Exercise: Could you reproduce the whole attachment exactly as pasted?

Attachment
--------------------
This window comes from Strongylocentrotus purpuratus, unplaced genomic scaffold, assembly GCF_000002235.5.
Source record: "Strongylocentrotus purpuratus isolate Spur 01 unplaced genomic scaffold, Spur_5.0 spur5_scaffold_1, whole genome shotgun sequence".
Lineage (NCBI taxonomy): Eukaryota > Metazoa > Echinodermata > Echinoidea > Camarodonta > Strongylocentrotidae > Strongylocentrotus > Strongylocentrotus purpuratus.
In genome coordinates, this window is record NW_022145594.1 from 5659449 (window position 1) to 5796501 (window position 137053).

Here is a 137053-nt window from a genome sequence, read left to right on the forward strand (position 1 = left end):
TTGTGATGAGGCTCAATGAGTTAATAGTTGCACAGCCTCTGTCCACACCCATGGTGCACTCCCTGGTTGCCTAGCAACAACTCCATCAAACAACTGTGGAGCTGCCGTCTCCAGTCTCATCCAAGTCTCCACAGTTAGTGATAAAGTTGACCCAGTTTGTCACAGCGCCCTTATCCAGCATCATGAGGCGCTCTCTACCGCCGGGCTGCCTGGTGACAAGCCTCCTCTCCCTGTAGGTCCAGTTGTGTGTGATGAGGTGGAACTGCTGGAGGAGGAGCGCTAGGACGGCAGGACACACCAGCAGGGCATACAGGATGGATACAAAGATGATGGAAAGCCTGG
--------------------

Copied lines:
This window comes from Strongylocentrotus purpuratus, unplaced genomic scaffold, assembly GCF_000002235.5.
Source record: "Strongylocentrotus purpuratus isolate Spur 01 unplaced genomic scaffold, Spur_5.0 spur5_scaffold_1, whole genome shotgun sequence".
Lineage (NCBI taxonomy): Eukaryota > Metazoa > Echinodermata > Echinoidea > Camarodonta > Strongylocentrotidae > Strongylocentrotus > Strongylocentrotus purpuratus.
In genome coordinates, this window is record NW_022145594.1 from 5659449 (window position 1) to 5796501 (window position 137053).

Here is a 137053-nt window from a genome sequence, read left to right on the forward strand (position 1 = left end):
TTGTGATGAGGCTCAATGAGTTAATAGTTGCACAGCCTCTGTCCACACCCATGGTGCACTCCCTGGTTGCCTAGCAACAACTCCATCAAACAACTGTGGAGCTGCCGTCTCCAGTCTCATCCAAGTCTCCACAGTTAGTGATAAAGTTGACCCAGTTTGTCACAGCGCCCTTATCCAGCATCATGAGGCGCTCTCTACCGCCGGGCTGCCTGGTGACAAGCCTCCTCTCCCTGTAGGTCCAGTTGTGTGTGATGAGGTGGAACTGCTGGAGGAGGAGCGCTAGGACGGCAGGACACACCAGCAGGGCATACAGGATGGATACAAAGATGATGGAAAGCCTGG